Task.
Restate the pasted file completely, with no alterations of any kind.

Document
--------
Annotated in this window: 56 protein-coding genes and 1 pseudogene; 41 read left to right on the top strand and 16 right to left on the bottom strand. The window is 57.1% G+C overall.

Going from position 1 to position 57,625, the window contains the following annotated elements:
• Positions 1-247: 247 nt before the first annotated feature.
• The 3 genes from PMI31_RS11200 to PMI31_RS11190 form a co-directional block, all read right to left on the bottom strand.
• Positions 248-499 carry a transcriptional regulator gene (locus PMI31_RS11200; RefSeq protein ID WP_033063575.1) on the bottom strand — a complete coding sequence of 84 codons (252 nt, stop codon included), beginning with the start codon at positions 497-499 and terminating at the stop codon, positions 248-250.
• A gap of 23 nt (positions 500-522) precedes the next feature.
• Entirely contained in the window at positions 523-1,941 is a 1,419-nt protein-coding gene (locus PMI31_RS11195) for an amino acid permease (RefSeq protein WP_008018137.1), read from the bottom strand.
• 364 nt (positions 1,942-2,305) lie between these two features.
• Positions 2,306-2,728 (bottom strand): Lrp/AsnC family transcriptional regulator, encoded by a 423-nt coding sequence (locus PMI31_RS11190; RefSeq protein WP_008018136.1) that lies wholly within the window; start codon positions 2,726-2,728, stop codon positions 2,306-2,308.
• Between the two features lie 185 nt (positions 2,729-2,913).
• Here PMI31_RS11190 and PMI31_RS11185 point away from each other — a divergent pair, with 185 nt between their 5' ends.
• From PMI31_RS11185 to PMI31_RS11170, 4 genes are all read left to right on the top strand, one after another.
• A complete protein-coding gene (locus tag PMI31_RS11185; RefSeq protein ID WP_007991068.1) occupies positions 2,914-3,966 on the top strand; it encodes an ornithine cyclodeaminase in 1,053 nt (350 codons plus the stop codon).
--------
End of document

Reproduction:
Annotated in this window: 56 protein-coding genes and 1 pseudogene; 41 read left to right on the top strand and 16 right to left on the bottom strand. The window is 57.1% G+C overall.

Going from position 1 to position 57,625, the window contains the following annotated elements:
• Positions 1-247: 247 nt before the first annotated feature.
• The 3 genes from PMI31_RS11200 to PMI31_RS11190 form a co-directional block, all read right to left on the bottom strand.
• Positions 248-499 carry a transcriptional regulator gene (locus PMI31_RS11200; RefSeq protein ID WP_033063575.1) on the bottom strand — a complete coding sequence of 84 codons (252 nt, stop codon included), beginning with the start codon at positions 497-499 and terminating at the stop codon, positions 248-250.
• A gap of 23 nt (positions 500-522) precedes the next feature.
• Entirely contained in the window at positions 523-1,941 is a 1,419-nt protein-coding gene (locus PMI31_RS11195) for an amino acid permease (RefSeq protein WP_008018137.1), read from the bottom strand.
• 364 nt (positions 1,942-2,305) lie between these two features.
• Positions 2,306-2,728 (bottom strand): Lrp/AsnC family transcriptional regulator, encoded by a 423-nt coding sequence (locus PMI31_RS11190; RefSeq protein WP_008018136.1) that lies wholly within the window; start codon positions 2,726-2,728, stop codon positions 2,306-2,308.
• Between the two features lie 185 nt (positions 2,729-2,913).
• Here PMI31_RS11190 and PMI31_RS11185 point away from each other — a divergent pair, with 185 nt between their 5' ends.
• From PMI31_RS11185 to PMI31_RS11170, 4 genes are all read left to right on the top strand, one after another.
• A complete protein-coding gene (locus tag PMI31_RS11185; RefSeq protein ID WP_007991068.1) occupies positions 2,914-3,966 on the top strand; it encodes an ornithine cyclodeaminase in 1,053 nt (350 codons plus the stop codon).